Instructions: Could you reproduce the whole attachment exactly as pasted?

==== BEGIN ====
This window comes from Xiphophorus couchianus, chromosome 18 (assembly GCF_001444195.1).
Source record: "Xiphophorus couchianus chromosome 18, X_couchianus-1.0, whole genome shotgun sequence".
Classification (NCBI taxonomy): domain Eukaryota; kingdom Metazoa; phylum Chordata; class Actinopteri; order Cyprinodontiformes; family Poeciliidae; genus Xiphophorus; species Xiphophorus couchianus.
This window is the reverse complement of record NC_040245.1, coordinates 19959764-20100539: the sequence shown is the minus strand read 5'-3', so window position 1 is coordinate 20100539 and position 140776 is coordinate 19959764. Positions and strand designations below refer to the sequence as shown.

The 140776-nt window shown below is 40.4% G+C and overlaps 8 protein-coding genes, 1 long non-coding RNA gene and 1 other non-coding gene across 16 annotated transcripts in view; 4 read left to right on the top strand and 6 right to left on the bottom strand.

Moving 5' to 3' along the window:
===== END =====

This window comes from Xiphophorus couchianus, chromosome 18 (assembly GCF_001444195.1).
Source record: "Xiphophorus couchianus chromosome 18, X_couchianus-1.0, whole genome shotgun sequence".
Classification (NCBI taxonomy): domain Eukaryota; kingdom Metazoa; phylum Chordata; class Actinopteri; order Cyprinodontiformes; family Poeciliidae; genus Xiphophorus; species Xiphophorus couchianus.
This window is the reverse complement of record NC_040245.1, coordinates 19959764-20100539: the sequence shown is the minus strand read 5'-3', so window position 1 is coordinate 20100539 and position 140776 is coordinate 19959764. Positions and strand designations below refer to the sequence as shown.

The 140776-nt window shown below is 40.4% G+C and overlaps 8 protein-coding genes, 1 long non-coding RNA gene and 1 other non-coding gene across 16 annotated transcripts in view; 4 read left to right on the top strand and 6 right to left on the bottom strand.

Moving 5' to 3' along the window: